In plain view
Councillor says Lane Creek options will be presented to the community
Councillor Jim Dunlop confirmed to a meeting of the Wellington District Business Association on Thursday that the fate of the convenience store will not be decided before this community has the opportunity to assess the options and offer its opinion on the various alternatives.
Dunlop said, contrary to a report in The Times, the community’s voice would be heard by way of a public meeting. Though he conceded that council might eliminate some options at its Committee of the Whole meeting before the public’s opinion is heard.
Dunlop said that the engineering firm contracted to prepare a series of options for the rehabilitation of Lane Creek, which passes under the former convenience store and pizza shop at the corner of Wharf and Main Streets, is nearing the completion of its report that will present an array of potential options along with cost estimates—but will not make a recommendation.
That report is expected next month.
When municipal staff recommended purchasing the two buildings on the northwest corner of West and Main Streets in 2015, they had hoped to smash them in order to rehabilitate the creek bed and forever eliminate the liability risk of either building collapsing into the waterway underneath.
By then, the price tag to reroute the creek had risen to nearly $1.8 million, more than double original estimates. Purchasing the buildings for $640,000, staff explained, would avoid rerouting the creek, thus saving about $200,000 net of the purchase cost. Shire Hall officials suggested a tidy little parkette or a parking lot could replace the buildings on the village’s primary commercial corner.
But a public outcry emerged immediately. Many didn’t want another hole on Main Street. They sought to preserve—at least—the size, scale, shape and character of the 118-year-old convenience store. Others considered it unnecessarily wasteful not to try and recover all or part of the $640,000 purchase price, by leaving the rehabilitated creek as an empty lot. They argued that instead the County ought to resell the property after the creek is fixed or redevelop it to enhance the retail and residential apartment opportunities in the village and reap the stream of taxes and fees that would flow from this primary commercial corner.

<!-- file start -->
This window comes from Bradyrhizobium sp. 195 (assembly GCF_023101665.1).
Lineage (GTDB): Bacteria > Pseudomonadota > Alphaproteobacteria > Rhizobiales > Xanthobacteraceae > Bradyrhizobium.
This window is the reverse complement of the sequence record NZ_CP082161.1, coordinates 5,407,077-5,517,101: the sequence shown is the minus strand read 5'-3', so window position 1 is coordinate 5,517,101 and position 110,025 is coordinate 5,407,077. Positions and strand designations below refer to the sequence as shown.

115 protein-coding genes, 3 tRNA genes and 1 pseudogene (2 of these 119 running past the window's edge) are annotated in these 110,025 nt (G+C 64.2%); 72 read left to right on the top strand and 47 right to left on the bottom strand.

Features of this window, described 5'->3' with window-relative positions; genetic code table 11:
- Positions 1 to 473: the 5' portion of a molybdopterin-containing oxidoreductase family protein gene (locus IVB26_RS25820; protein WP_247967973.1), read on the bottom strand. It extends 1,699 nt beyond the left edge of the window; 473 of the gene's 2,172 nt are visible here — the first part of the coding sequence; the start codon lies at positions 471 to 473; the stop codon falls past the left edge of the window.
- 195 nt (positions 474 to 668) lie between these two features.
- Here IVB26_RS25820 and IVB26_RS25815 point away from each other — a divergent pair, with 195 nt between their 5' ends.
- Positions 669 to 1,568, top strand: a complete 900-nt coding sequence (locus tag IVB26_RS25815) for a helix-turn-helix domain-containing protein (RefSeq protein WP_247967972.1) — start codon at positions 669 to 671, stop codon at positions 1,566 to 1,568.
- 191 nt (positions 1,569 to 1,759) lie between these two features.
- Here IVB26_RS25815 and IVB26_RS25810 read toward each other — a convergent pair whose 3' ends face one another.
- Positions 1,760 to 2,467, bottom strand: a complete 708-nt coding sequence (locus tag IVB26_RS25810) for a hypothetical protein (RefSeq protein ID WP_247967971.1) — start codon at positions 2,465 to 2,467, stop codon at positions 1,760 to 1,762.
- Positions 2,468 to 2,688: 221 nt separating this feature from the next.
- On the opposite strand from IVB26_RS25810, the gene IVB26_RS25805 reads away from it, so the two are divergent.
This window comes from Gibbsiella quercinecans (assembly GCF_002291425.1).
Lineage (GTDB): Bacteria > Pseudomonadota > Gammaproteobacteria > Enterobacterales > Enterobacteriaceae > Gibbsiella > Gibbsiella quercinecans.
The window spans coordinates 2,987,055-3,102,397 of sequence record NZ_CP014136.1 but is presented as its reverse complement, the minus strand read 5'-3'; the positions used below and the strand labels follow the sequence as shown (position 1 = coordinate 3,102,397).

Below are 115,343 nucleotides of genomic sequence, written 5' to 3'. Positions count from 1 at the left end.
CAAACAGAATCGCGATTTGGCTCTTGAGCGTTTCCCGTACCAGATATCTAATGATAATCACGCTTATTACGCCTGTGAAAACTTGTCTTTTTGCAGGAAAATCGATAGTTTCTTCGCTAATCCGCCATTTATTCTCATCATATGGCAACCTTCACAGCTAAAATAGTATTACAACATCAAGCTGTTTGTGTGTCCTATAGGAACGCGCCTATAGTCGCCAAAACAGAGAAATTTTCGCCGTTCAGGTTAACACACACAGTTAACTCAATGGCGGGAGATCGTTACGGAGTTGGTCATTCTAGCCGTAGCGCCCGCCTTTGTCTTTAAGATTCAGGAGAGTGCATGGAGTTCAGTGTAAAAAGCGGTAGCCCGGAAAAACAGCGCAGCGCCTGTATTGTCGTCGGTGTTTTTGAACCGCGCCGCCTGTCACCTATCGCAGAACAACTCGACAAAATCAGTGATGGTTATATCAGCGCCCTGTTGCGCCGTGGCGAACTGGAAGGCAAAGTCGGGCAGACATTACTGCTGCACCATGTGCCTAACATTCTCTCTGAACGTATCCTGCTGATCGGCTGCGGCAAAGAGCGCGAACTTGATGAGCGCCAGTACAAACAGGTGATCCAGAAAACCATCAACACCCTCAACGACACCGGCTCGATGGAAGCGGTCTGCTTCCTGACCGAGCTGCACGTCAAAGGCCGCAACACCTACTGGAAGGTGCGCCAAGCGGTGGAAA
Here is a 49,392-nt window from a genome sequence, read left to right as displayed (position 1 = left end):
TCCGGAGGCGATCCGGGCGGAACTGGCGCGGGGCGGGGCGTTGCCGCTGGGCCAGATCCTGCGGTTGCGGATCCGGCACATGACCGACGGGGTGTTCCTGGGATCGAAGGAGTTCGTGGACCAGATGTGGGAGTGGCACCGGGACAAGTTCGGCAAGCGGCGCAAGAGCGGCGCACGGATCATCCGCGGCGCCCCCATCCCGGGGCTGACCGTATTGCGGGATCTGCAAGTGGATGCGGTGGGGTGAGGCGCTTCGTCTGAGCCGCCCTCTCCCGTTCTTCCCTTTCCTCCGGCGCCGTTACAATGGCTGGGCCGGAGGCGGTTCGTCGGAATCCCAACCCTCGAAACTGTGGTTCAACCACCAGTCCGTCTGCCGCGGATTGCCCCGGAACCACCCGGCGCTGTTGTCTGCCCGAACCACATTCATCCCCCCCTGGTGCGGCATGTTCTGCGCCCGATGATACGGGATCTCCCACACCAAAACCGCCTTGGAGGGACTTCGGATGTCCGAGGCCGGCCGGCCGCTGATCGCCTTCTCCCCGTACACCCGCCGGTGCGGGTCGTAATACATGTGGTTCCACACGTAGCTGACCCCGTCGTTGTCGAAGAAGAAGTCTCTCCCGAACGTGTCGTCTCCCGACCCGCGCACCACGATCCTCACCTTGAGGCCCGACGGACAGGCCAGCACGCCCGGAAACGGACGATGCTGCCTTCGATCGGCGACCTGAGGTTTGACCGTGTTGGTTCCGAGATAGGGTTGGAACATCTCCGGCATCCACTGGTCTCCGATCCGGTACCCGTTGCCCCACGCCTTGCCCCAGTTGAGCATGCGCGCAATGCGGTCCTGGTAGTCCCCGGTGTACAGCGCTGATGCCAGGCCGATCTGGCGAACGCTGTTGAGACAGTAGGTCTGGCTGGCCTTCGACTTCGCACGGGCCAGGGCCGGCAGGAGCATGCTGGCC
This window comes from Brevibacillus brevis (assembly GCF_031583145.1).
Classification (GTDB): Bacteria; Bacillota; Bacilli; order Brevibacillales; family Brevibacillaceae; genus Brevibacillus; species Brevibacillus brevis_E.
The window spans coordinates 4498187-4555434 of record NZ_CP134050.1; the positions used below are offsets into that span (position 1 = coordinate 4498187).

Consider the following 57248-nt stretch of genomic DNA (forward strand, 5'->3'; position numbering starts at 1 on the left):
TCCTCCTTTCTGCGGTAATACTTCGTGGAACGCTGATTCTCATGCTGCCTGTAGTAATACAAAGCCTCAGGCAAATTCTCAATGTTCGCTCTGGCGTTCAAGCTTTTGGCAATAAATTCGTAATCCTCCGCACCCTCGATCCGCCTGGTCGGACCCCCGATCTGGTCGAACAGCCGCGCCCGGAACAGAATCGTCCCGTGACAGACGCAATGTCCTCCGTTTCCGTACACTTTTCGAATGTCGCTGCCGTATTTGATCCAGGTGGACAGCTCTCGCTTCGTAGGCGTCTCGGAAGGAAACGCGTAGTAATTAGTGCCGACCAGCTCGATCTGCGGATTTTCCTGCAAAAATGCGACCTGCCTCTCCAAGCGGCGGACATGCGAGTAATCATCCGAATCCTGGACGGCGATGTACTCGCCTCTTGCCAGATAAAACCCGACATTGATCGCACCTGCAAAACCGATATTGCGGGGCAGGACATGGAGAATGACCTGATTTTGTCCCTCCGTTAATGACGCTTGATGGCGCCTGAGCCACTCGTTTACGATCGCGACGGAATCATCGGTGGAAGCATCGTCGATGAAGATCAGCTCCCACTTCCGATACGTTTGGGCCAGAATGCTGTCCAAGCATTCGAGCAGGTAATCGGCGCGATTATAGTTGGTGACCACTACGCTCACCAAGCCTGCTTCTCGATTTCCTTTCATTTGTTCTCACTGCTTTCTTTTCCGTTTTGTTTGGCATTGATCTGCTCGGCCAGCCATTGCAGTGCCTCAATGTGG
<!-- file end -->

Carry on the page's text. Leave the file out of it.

More than a year ago council passed the file to the County’s Community Development department headed by Neil Carbone. A public meeting followed, filling the Wellington town hall to standing room only. Nearly all insisted that the municipality consider the heritage value of the existing structure and, that whatever happened, any notion of a park or parking lot should be scrapped.
Last January, Carbone’s team arranged another community meeting to solicit and consider ideas about what should happen with this property. Armed with feedback from this meeting the project was turned over to an engineering firm to determine what might be feasible.
More than a year has passed, but the engineering report is expected next month.
In a recent twist, however, a committee of council says it now wants to see the options prepared by the engineers, before the public meeting. Dunlop says this is just to ensure that he and his colleagues understand what is being proposed in advance of a public meeting. Yet some of his colleagues are not as predisposed to public input. They believe the building has no value and should have been destroyed a year and a half ago. They complain the cost of the necessary repairs to the creek continues to rise with each passing month. They recoil at the prospect they may be required to invest in it in order to maximize the potential return on their purchase price.